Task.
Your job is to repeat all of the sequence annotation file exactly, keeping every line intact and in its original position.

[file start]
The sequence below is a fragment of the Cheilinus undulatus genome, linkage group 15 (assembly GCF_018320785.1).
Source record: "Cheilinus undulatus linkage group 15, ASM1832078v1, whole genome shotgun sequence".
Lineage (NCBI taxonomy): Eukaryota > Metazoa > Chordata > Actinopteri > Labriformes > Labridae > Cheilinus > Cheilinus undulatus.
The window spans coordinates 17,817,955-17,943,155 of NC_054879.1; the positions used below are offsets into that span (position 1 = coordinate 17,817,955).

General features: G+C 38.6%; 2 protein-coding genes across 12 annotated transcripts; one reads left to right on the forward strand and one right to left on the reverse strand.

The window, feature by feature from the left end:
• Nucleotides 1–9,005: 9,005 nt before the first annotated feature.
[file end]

The sequence below is a fragment of the Cheilinus undulatus genome, linkage group 15 (assembly GCF_018320785.1).
Source record: "Cheilinus undulatus linkage group 15, ASM1832078v1, whole genome shotgun sequence".
Lineage (NCBI taxonomy): Eukaryota > Metazoa > Chordata > Actinopteri > Labriformes > Labridae > Cheilinus > Cheilinus undulatus.
The window spans coordinates 17,817,955-17,943,155 of NC_054879.1; the positions used below are offsets into that span (position 1 = coordinate 17,817,955).

General features: G+C 38.6%; 2 protein-coding genes across 12 annotated transcripts; one reads left to right on the forward strand and one right to left on the reverse strand.

The window, feature by feature from the left end:
• Nucleotides 1–9,005: 9,005 nt before the first annotated feature.